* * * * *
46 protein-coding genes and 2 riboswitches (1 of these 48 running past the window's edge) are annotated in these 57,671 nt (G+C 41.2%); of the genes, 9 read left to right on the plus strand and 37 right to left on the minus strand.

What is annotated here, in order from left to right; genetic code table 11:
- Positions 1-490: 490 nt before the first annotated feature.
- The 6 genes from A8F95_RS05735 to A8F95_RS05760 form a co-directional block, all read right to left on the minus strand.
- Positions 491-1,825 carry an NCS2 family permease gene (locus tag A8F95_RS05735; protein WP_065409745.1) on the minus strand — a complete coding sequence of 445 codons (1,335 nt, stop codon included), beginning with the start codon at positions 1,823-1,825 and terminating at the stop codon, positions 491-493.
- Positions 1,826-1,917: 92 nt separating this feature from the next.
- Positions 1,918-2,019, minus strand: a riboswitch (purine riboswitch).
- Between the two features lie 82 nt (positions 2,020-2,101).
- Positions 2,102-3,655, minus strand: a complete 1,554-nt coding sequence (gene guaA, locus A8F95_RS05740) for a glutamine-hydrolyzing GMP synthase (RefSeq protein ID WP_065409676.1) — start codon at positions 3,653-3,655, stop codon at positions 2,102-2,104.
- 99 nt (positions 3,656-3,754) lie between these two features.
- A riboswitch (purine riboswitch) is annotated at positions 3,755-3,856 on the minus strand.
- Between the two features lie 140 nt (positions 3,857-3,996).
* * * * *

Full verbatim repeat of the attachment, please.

46 protein-coding genes and 2 riboswitches (1 of these 48 running past the window's edge) are annotated in these 57,671 nt (G+C 41.2%); of the genes, 9 read left to right on the plus strand and 37 right to left on the minus strand.

What is annotated here, in order from left to right; genetic code table 11:
- Positions 1-490: 490 nt before the first annotated feature.
- The 6 genes from A8F95_RS05735 to A8F95_RS05760 form a co-directional block, all read right to left on the minus strand.
- Positions 491-1,825 carry an NCS2 family permease gene (locus tag A8F95_RS05735; protein WP_065409745.1) on the minus strand — a complete coding sequence of 445 codons (1,335 nt, stop codon included), beginning with the start codon at positions 1,823-1,825 and terminating at the stop codon, positions 491-493.
- Positions 1,826-1,917: 92 nt separating this feature from the next.
- Positions 1,918-2,019, minus strand: a riboswitch (purine riboswitch).
- Between the two features lie 82 nt (positions 2,020-2,101).
- Positions 2,102-3,655, minus strand: a complete 1,554-nt coding sequence (gene guaA, locus A8F95_RS05740) for a glutamine-hydrolyzing GMP synthase (RefSeq protein ID WP_065409676.1) — start codon at positions 3,653-3,655, stop codon at positions 2,102-2,104.
- 99 nt (positions 3,656-3,754) lie between these two features.
- A riboswitch (purine riboswitch) is annotated at positions 3,755-3,856 on the minus strand.
- Between the two features lie 140 nt (positions 3,857-3,996).